That man is back! No, not me. I am wholly unimportant. I’m talking about Mr. R the Swift, R-Sweezy, R-Swizzle, R – (smack!)… um, sorry… Got caught up there. The Philly bred street grime rhymer is back with his unproliferated, unapologetic, unabashed, unadulterated – (smack!) sorry again – edgy style to ‘tell it like it is’ with the “Anthem.”
R-Swift sets it up right off the jump with the intro “Swift Box” referencing the very dilemma that several Christian artists with a street edge, like R-Swift, have had to deal with in Christian music:
“He spits Jesus so he ain’t for the street/ He spit Jesus so he ain’t for the church/ I won’t let a man’s words measure my worth/ or compare the depth of the work…”
And don’t let the music box at the top of this same intro throw you either. One of the great things about Swift is that he has a strong balance of musicality, delivery, message, creativity, lyricism, theology, street and texture while still having a familiar and appealing sound. The ability to be hard and soft, deep and yet superficially interesting, street and yet churchy and be real while being educational is an extraordinary feat few have ever accomplished. R-Swift now has, and throws in some touches of comedy to boot – “And boxers don’t fit me right, I ain’t having it.”
Soapbox, R-Swift’s last album, may have some mixed reviews from people of different tastes. Maybe Anthem will as well, but I don’t know just quite how. For good measure on this subject, Swift makes it a point in Swift Box to reference his last album and some of his cuts from the album for those who may be astutely alert. But this is also, in a way, to show that this album and its sound isn’t that much different than the last. Sure, it’s a little sharper, a little more well rounded, and a bit better but that doesn’t mean the formula changed. Nope, it just got a little better.
Sometimes, however, to go forward you have to look back or sideways or sometimes both. As such, one of my favorite tracks is “No, No, No.” Some of you might know the original reggae tune by Dawn Penn originally called “You Don’t Love Me (No, No, No).” Others might merely know the hip hop remix by Jae Millz – or any number of other artists who jumped on this cut after Jae Millz. Others may have not been fortunate enough to have heard this tune before. Regardless, this was one of those tracks that just always seems to produce hits, whether in its original form or a remix. Well, this version is both tastefully done – with Swift singing the classic hook – and fresh including features from Jahaziel and Sho Baraka and a reggae breakdown with featured artist Monty G. This is a sure fire classic track and by far my favorite.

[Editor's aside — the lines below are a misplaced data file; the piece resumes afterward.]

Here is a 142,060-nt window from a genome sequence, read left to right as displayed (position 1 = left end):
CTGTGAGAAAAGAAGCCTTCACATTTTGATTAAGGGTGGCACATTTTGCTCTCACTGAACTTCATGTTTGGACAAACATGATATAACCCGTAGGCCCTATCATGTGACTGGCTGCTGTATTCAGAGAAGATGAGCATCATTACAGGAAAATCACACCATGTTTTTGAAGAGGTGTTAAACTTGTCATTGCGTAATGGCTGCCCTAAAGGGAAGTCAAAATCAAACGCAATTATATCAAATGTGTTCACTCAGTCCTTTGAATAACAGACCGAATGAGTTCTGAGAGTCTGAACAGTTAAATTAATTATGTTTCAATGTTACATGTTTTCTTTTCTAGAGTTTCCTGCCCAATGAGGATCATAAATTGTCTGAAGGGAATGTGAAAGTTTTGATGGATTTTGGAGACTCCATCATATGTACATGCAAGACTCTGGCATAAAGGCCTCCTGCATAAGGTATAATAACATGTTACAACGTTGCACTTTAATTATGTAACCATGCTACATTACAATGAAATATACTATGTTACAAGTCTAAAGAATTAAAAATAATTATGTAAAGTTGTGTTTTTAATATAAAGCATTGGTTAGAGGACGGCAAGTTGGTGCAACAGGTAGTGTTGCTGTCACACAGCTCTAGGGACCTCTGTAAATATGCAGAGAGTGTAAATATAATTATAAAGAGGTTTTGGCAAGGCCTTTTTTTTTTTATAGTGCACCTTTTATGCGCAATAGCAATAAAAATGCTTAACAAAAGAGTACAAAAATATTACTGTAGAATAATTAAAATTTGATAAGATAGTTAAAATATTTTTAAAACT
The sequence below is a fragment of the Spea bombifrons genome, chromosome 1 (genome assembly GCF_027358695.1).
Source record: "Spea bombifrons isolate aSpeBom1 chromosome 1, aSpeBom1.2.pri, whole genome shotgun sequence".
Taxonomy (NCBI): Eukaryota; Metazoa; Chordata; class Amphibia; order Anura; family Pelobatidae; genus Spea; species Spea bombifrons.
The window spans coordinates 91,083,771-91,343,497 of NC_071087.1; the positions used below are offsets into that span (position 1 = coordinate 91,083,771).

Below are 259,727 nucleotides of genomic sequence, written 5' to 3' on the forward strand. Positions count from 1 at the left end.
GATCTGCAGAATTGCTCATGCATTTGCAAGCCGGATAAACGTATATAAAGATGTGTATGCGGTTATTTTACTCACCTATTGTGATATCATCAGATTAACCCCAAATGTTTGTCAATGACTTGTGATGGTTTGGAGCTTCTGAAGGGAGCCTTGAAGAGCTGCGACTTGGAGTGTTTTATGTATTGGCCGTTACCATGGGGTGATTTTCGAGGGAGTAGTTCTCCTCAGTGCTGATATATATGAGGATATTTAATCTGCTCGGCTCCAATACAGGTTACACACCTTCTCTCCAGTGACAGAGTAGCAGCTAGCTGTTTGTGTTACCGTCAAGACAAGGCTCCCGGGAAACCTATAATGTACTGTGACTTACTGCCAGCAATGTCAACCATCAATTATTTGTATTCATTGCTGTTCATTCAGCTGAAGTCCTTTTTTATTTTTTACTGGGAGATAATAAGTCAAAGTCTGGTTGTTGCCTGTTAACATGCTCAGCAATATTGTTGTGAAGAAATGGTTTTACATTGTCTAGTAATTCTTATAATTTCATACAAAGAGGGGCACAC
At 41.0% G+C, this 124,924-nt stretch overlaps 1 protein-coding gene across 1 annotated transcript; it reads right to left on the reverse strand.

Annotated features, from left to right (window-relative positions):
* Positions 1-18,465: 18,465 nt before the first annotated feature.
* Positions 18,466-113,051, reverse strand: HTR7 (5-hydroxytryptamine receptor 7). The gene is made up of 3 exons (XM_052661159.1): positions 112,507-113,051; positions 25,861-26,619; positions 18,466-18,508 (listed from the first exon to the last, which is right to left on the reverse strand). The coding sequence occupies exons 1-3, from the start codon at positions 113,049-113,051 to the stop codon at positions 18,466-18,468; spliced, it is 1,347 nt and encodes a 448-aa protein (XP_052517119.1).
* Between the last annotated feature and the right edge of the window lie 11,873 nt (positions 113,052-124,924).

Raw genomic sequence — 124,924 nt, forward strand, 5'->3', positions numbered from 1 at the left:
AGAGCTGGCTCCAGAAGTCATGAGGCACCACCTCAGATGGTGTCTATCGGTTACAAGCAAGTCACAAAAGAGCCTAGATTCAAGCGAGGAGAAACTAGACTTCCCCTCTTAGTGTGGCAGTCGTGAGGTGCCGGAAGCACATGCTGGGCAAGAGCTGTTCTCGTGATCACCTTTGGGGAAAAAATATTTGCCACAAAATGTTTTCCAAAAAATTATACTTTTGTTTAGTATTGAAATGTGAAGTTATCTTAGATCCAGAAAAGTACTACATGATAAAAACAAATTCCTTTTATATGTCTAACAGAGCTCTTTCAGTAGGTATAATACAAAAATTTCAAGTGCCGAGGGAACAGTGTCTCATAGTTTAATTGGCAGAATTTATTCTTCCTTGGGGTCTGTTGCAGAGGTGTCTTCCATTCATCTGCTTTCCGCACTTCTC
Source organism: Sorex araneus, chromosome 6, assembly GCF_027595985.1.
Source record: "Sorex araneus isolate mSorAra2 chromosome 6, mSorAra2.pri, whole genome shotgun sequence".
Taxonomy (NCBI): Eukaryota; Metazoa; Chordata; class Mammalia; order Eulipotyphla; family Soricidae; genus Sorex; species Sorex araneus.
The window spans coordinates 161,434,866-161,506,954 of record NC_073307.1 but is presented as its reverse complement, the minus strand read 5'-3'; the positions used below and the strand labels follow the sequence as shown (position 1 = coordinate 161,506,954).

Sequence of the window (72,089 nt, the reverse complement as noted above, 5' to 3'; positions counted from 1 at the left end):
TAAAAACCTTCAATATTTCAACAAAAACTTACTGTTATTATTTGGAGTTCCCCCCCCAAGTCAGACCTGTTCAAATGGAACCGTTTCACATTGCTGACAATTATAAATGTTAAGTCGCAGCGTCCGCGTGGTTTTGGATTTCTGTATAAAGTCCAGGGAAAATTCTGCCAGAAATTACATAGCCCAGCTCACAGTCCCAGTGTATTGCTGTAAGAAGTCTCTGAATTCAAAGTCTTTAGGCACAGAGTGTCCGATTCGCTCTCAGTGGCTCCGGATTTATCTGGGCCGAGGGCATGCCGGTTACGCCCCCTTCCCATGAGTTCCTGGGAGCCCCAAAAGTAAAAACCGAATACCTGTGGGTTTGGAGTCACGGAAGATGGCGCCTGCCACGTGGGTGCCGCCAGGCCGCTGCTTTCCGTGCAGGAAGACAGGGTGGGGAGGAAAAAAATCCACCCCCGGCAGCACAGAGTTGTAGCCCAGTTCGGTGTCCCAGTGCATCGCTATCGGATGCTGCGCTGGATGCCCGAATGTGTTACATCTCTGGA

Yet, that’s not the only stand out track. Track 2, Anthem, takes a page from Soapbox’s “Breatha,” but with a bit more of a aggressive edge that reminded me of Mash Out Posse (M.O.P.). As tracks go, this is right up there with some of my all time favorites. Yet, this kind of extreme aggression is immediately balanced by the next track, a laid back story of the street. Both of these styles have become favorites of R-Swift fans and Swift certainly is capable and willing to deliver.
The reality is, each track stands out on its own in some way and fashion and all are appealing and well done. Take “Mr. President” for example. The DJ cuts are exquisite and the hook is definitely Anthem’ic (got me creating words Swift) much like the previously mentioned “No, No, No.” Track 9, “Shattered,” too presents a brilliant soul sample for another quality silky smooth yet serious story track (featuring Eric Westbrook).
Swift even does as other previous Christian emcees have done of late, bring in real life, personal, tragic examples. In “Held Me Down,” Swift recounts the troubles in his family as a child as well as the loss of his own son and much of the emotion and story surrounding it as well as the unexpected return of his own father into his life and how the birth and loss of his own son helped serve as a bridge. A certain type of respect should be garnered for individuals such as these who peel back the wall of entertainer/superstar and real person. Few would brave sharing something so personal and so tragic, yet stories like these tend to serve as inspiration, reassurance and encouragement for others who suffer their own tragedy.
“Trap Muzik” has a popular southern styled beat along with Swift’s raw east coast delivery which just seems to work brilliantly. But don’t think it’s simply a club track. Trap Muzik is a serious cut masked as a club track.
If you want a collection of street emcees that are too often overlooked in Christian and secular circles look no further than “Back Up,” which features Jaz and Young Joshua. Here’s a track that has it all: street, lyricism, evangelism, banging beat, sick delivery and well its just kinda sick. But just in case none of this album seems to be churchy enough, despite smooth tracks and theological tracks, there is always the final track of the album. “Awesome God” is probably the best use of this classic worship song in a hip hop track ever and certainly church friendly if there ever is a need to be specifically church friendly in a hip hop track.
So what does all this mean, SUCCESS!!! This is a great album that aught to register highly with long time and recent fans of Swift and is highly recommended for those fans of Christian hip hop whom have not had the opportunity to hear R-Swift before. This is also an album I would highly suggest for those who evangelize to cats in the street and use music in that process.
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Review by: DJ Guardian
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